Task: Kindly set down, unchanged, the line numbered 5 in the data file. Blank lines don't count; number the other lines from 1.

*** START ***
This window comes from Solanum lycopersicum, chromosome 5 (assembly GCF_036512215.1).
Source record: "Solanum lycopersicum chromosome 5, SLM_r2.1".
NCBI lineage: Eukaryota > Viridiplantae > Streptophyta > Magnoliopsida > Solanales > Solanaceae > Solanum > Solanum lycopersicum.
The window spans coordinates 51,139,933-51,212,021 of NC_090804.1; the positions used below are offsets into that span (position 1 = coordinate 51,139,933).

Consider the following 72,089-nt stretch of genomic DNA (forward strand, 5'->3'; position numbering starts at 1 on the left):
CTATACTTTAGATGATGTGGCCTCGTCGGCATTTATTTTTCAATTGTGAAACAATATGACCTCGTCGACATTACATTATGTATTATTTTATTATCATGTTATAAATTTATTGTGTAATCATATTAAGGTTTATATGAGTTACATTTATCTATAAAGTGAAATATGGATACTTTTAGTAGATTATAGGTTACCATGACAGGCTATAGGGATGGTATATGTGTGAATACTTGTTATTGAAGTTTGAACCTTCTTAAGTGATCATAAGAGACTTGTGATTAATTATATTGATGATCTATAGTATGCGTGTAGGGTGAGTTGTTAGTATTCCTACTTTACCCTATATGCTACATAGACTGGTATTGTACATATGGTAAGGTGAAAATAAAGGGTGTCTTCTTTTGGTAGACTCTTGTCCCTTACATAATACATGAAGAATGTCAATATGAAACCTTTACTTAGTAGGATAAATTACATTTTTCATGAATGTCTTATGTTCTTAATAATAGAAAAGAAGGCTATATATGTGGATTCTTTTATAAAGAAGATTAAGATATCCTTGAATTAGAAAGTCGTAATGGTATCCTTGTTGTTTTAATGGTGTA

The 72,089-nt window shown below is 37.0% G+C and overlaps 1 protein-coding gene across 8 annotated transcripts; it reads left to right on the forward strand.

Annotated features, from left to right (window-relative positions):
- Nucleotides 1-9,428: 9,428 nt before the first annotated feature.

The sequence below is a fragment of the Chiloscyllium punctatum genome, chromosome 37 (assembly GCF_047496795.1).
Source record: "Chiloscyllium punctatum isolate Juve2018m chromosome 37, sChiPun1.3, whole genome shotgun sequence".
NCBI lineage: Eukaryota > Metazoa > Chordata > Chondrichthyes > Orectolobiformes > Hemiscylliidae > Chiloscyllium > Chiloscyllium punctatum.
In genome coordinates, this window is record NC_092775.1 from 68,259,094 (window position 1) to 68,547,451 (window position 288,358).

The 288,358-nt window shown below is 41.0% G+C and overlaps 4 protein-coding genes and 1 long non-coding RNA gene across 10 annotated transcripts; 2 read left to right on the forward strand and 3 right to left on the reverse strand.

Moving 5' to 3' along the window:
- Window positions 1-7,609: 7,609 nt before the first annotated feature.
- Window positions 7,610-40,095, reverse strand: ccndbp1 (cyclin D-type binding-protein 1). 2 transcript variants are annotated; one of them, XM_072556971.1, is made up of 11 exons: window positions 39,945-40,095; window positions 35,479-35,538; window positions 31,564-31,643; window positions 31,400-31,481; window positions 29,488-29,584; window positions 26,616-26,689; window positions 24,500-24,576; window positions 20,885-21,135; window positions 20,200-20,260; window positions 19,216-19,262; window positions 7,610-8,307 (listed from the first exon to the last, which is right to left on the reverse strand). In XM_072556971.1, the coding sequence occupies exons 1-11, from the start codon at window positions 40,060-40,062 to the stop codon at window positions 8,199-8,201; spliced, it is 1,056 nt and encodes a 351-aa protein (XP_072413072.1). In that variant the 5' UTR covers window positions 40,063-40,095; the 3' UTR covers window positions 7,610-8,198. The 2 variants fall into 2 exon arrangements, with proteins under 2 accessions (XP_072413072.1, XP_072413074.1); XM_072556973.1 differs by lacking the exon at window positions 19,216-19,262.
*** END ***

Consider the following 72,089-nt stretch of genomic DNA (forward strand, 5'->3'; position numbering starts at 1 on the left):